here... another "king"... a revolting little reprobate

Featured Videos

Your JavaScript is turned off or you have an old version of Adobe's Flash Player. Get the latest Flash player.
Olympics Construction Scars Sacred Korean Mountaini
X
July 02, 2015 4:10 AM
Environmentalists in South Korea are protesting a Winter Olympics construction project to build a ski slope through a 500-year-old protected forest. Brian Padden reports that although there is strong national support for hosting the 2018 Pyeongchang Winter Olympics, there are growing public concerns over the costs and possible ecological damage at the revered mountain.
Video

Video Olympics Construction Scars Sacred Korean Mountain

Environmentalists in South Korea are protesting a Winter Olympics construction project to build a ski slope through a 500-year-old protected forest. Brian Padden reports that although there is strong national support for hosting the 2018 Pyeongchang Winter Olympics, there are growing public concerns over the costs and possible ecological damage at the revered mountain.
Video

Video Xenophobia Victims in South Africa Flee Violence, Then Return

Many Malawians fled South Africa early this year after xenophobic attacks on African immigrants. But many quickly found life was no better at home and have returned to South Africa – often illegally and without jobs, and facing the tough task of having to start over. Lameck Masina and Anita Powell file from Johannesburg.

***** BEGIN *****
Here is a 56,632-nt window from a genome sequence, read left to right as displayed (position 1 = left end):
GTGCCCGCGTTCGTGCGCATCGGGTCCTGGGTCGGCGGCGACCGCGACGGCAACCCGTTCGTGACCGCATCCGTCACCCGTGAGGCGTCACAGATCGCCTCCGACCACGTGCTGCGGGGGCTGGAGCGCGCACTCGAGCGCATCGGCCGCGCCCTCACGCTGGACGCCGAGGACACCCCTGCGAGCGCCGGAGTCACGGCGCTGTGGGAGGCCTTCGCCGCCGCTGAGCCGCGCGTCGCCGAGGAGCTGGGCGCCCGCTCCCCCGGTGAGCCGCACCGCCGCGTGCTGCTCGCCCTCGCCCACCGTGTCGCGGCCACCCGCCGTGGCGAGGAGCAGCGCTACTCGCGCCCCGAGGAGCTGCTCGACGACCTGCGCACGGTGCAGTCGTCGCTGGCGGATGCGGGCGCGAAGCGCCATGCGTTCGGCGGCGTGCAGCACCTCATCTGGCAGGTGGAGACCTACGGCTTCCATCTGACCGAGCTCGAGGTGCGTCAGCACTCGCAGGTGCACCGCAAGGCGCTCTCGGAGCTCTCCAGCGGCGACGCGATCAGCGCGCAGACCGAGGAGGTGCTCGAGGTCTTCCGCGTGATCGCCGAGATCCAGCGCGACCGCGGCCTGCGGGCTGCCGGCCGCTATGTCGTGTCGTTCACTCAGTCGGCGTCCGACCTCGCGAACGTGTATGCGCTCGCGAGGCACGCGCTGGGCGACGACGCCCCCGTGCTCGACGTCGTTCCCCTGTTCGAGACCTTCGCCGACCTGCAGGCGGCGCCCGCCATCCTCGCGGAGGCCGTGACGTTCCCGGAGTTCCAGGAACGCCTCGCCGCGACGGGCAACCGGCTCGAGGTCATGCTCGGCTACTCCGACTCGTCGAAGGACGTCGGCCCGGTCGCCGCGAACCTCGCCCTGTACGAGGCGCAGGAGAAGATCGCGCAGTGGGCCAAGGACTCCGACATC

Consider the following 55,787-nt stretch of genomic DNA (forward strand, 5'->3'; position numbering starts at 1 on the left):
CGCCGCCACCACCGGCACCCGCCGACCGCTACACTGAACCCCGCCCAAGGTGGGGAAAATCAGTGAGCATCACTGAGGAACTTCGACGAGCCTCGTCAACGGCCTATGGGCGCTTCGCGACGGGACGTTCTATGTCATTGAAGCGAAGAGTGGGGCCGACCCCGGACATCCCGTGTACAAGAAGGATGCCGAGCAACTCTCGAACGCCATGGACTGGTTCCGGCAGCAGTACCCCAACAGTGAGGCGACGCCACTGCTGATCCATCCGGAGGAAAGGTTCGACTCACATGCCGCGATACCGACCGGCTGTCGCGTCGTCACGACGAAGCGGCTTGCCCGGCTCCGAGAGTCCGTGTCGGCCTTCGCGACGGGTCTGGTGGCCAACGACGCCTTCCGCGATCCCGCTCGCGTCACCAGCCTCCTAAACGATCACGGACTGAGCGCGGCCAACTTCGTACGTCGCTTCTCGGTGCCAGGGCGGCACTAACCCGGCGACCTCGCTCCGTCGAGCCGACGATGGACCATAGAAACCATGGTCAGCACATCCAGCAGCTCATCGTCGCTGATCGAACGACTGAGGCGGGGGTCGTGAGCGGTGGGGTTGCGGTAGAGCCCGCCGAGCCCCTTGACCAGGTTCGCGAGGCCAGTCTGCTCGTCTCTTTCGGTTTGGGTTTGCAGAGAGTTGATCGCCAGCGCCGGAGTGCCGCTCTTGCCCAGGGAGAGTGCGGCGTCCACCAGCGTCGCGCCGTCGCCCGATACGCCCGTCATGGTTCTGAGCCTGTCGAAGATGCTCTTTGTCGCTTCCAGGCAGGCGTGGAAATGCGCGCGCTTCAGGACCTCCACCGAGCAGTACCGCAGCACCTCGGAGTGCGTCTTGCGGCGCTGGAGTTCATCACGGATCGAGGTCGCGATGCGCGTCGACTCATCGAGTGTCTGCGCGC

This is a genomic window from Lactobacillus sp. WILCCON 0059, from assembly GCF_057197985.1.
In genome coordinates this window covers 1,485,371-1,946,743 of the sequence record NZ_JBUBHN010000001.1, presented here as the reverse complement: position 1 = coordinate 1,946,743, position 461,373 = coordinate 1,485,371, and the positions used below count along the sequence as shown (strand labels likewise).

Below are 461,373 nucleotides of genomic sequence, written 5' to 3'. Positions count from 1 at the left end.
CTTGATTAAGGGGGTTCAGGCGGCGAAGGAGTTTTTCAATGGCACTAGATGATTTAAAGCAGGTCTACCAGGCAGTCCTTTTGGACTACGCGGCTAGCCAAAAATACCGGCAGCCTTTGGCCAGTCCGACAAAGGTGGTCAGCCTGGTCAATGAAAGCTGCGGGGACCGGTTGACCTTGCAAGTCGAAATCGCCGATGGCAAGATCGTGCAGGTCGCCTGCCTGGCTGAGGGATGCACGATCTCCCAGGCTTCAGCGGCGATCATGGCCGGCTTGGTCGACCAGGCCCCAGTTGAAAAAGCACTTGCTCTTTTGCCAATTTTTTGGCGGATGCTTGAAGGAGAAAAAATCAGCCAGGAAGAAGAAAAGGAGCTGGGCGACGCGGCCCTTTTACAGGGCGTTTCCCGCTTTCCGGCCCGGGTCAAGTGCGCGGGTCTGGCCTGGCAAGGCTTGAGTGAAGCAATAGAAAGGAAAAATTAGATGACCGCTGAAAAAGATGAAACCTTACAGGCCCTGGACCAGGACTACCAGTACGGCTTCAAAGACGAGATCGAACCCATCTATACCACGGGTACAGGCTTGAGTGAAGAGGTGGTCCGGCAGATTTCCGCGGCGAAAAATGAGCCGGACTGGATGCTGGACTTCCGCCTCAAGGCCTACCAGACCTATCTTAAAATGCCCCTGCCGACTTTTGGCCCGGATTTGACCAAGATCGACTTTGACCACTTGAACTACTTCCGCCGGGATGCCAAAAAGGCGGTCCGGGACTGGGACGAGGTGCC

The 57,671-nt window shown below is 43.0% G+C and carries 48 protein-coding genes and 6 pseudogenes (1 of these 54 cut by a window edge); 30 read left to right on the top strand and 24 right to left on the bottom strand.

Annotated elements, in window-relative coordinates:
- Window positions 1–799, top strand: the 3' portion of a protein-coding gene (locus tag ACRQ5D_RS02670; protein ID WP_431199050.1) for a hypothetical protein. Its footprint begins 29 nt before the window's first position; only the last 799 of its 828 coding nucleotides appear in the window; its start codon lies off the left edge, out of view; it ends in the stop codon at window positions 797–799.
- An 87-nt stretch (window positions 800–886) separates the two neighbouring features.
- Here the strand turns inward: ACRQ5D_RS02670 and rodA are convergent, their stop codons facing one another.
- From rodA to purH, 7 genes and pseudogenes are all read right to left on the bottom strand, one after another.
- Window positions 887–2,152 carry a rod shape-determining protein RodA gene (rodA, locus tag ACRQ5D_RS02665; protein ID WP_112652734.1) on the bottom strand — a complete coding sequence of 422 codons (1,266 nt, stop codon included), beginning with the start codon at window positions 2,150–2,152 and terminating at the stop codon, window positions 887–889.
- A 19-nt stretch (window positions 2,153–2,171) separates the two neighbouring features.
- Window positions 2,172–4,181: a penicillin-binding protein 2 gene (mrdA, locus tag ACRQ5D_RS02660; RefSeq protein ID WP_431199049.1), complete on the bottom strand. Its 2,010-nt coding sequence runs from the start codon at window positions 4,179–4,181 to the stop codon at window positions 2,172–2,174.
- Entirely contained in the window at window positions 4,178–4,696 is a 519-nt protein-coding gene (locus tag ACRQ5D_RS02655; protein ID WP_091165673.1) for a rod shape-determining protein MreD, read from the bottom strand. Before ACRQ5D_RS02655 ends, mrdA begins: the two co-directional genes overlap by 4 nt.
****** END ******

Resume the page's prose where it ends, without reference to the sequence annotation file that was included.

Video

Video Family of American Marine Calls for Release From Iranian Prison

As the crowd of journalists covering the Iran talks swells, so too do the opportunities for media coverage.  Hoping to catch the attention of high-level diplomats, the family of American-Iranian marine Amir Hekmati is in Vienna, pleading for his release from an Iranian prison after nearly 4 years.  VOA’s Heather Murdock reports from Vienna.
Video

Video UK Holds Terror Drill as MPs Mull Tunisia Response

After pledging a tough response to last Friday’s terror attack in Tunisia, which came just days before the 10th anniversary of the bomb attacks on London’s transport network, British security services are shifting their focus to overseas counter-terror operations. VOA's Henry Ridgwell has more.
Video

Video Obama on Cuba: This is What Change Looks Like

President Barack Obama says the United States will soon reopen its embassy in Cuba for the first time since 1961, ending a half-century of isolation. VOA White House correspondent Luis Ramirez reports.
Video

Video Hate Groups Spread Influence Via Internet

Hate groups of various kinds are using the Internet for propaganda and recruitment, and a Jewish human rights organization that monitors these groups, the Simon Wiesenthal Center, says their influence is growing. The messages are different, but the calls to hatred or violence are similar. VOA's Mike O’Sullivan reports.